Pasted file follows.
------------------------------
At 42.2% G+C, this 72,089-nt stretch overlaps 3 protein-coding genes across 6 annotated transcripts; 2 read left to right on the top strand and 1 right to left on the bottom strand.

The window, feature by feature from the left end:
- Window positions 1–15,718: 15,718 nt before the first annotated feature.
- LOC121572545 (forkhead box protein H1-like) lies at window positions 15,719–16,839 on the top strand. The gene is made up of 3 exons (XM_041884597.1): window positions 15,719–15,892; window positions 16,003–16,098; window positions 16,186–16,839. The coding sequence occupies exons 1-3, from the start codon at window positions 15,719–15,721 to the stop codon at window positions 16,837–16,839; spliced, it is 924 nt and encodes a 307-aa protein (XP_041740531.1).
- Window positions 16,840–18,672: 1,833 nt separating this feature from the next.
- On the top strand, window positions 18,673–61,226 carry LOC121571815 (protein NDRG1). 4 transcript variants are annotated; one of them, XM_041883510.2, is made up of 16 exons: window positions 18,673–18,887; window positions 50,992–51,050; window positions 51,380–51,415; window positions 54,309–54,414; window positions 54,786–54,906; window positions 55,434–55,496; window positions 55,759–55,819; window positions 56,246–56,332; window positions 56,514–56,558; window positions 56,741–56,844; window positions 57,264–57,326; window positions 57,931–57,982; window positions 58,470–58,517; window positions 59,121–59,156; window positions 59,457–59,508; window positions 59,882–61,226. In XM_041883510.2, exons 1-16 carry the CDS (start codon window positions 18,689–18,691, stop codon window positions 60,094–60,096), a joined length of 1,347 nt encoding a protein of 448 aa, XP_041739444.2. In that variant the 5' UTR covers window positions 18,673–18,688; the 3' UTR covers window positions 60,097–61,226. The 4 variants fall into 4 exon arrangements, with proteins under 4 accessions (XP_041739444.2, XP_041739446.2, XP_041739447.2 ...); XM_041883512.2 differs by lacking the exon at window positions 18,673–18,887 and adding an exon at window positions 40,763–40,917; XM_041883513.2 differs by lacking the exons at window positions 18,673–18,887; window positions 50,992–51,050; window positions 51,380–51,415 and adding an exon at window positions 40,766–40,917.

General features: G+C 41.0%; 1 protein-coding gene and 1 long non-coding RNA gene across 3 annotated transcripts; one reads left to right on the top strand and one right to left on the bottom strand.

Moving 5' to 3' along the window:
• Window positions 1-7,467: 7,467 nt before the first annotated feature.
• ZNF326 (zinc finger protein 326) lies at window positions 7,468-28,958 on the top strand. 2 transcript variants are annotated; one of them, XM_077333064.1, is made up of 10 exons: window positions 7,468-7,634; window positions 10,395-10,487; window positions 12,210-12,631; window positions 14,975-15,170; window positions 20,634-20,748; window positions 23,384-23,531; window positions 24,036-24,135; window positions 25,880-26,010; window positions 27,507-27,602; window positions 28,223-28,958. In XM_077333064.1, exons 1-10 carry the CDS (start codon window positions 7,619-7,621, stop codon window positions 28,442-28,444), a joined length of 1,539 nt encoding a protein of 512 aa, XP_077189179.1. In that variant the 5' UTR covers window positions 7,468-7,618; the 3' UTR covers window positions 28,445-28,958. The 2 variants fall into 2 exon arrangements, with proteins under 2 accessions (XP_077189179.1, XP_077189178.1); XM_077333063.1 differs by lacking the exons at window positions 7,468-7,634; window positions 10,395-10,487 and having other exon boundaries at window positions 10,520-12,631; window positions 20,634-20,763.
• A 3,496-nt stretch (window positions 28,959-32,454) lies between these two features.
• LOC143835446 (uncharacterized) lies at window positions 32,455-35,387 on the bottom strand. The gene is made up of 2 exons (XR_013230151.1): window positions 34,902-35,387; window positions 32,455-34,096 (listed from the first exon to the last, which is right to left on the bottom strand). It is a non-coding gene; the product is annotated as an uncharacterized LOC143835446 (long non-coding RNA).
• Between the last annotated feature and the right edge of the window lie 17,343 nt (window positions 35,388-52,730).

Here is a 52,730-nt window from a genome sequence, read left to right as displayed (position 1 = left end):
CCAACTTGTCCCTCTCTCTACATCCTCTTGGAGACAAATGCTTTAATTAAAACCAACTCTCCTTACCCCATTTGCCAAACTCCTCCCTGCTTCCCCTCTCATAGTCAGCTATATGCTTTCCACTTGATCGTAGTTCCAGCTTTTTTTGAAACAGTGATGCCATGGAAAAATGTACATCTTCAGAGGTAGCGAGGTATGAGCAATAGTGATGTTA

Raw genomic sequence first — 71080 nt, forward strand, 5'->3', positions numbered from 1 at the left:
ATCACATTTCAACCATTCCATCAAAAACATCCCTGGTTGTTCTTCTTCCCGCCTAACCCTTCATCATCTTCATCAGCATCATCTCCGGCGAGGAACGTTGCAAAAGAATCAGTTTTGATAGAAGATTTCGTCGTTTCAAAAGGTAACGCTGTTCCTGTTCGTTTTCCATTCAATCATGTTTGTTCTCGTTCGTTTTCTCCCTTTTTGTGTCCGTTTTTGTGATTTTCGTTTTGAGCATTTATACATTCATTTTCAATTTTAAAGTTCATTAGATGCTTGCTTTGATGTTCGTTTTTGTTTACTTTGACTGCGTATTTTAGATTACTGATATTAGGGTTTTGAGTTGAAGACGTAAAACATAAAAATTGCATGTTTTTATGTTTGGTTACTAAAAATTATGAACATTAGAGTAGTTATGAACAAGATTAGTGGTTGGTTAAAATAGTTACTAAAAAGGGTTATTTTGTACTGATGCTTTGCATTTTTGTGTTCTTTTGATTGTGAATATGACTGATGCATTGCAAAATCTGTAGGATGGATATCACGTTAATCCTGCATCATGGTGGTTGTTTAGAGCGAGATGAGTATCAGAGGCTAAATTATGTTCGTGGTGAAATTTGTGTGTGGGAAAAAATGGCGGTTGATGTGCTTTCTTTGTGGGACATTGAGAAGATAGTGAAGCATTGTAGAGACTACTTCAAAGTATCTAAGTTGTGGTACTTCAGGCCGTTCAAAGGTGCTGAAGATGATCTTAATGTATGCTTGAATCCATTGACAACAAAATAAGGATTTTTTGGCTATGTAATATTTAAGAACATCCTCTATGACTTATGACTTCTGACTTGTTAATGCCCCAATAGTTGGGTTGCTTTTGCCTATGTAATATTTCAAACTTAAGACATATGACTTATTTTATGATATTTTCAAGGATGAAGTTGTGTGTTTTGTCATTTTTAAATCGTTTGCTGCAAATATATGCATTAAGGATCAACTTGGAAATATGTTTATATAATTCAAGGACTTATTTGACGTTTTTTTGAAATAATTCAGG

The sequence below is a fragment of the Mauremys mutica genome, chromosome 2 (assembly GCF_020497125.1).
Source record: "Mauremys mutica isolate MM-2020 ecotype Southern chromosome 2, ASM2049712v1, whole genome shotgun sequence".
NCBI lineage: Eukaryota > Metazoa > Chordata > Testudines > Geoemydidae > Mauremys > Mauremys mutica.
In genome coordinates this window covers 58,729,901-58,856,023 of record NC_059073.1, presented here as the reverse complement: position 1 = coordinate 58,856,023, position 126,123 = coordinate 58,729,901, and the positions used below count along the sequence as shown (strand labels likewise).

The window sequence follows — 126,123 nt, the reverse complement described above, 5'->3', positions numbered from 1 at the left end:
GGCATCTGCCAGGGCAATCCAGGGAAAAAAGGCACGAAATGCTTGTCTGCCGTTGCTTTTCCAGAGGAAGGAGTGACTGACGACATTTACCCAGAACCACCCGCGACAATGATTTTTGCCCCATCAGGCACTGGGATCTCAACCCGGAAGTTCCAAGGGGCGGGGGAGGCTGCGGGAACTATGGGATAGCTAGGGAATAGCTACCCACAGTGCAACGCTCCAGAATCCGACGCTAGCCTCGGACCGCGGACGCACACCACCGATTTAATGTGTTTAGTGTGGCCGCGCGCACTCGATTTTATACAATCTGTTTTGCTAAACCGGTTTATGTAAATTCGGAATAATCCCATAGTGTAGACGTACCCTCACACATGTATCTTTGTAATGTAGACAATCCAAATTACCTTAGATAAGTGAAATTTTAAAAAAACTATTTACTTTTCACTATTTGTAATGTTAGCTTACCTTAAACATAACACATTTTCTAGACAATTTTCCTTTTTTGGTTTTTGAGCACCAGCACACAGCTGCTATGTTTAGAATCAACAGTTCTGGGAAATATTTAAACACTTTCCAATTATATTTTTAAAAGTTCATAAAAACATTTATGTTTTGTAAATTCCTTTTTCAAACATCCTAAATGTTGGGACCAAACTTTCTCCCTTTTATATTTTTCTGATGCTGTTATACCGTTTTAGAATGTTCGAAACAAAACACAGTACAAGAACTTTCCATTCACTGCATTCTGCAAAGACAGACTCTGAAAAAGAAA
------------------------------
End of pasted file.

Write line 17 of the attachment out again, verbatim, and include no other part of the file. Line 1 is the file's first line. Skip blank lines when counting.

ATCACATTTCAACCATTCCATCAAAAACATCCCTGGTTGTTCTTCTTCCCGCCTAACCCTTCATCATCTTCATCAGCATCATCTCCGGCGAGGAACGTTGCAAAAGAATCAGTTTTGATAGAAGATTTCGTCGTTTCAAAAGGTAACGCTGTTCCTGTTCGTTTTCCATTCAATCATGTTTGTTCTCGTTCGTTTTCTCCCTTTTTGTGTCCGTTTTTGTGATTTTCGTTTTGAGCATTTATACATTCATTTTCAATTTTAAAGTTCATTAGATGCTTGCTTTGATGTTCGTTTTTGTTTACTTTGACTGCGTATTTTAGATTACTGATATTAGGGTTTTGAGTTGAAGACGTAAAACATAAAAATTGCATGTTTTTATGTTTGGTTACTAAAAATTATGAACATTAGAGTAGTTATGAACAAGATTAGTGGTTGGTTAAAATAGTTACTAAAAAGGGTTATTTTGTACTGATGCTTTGCATTTTTGTGTTCTTTTGATTGTGAATATGACTGATGCATTGCAAAATCTGTAGGATGGATATCACGTTAATCCTGCATCATGGTGGTTGTTTAGAGCGAGATGAGTATCAGAGGCTAAATTATGTTCGTGGTGAAATTTGTGTGTGGGAAAAAATGGCGGTTGATGTGCTTTCTTTGTGGGACATTGAGAAGATAGTGAAGCATTGTAGAGACTACTTCAAAGTATCTAAGTTGTGGTACTTCAGGCCGTTCAAAGGTGCTGAAGATGATCTTAATGTATGCTTGAATCCATTGACAACAAAATAAGGATTTTTTGGCTATGTAATATTTAAGAACATCCTCTATGACTTATGACTTCTGACTTGTTAATGCCCCAATAGTTGGGTTGCTTTTGCCTATGTAATATTTCAAACTTAAGACATATGACTTATTTTATGATATTTTCAAGGATGAAGTTGTGTGTTTTGTCATTTTTAAATCGTTTGCTGCAAATATATGCATTAAGGATCAACTTGGAAATATGTTTATATAATTCAAGGACTTATTTGACGTTTTTTTGAAATAATTCAGG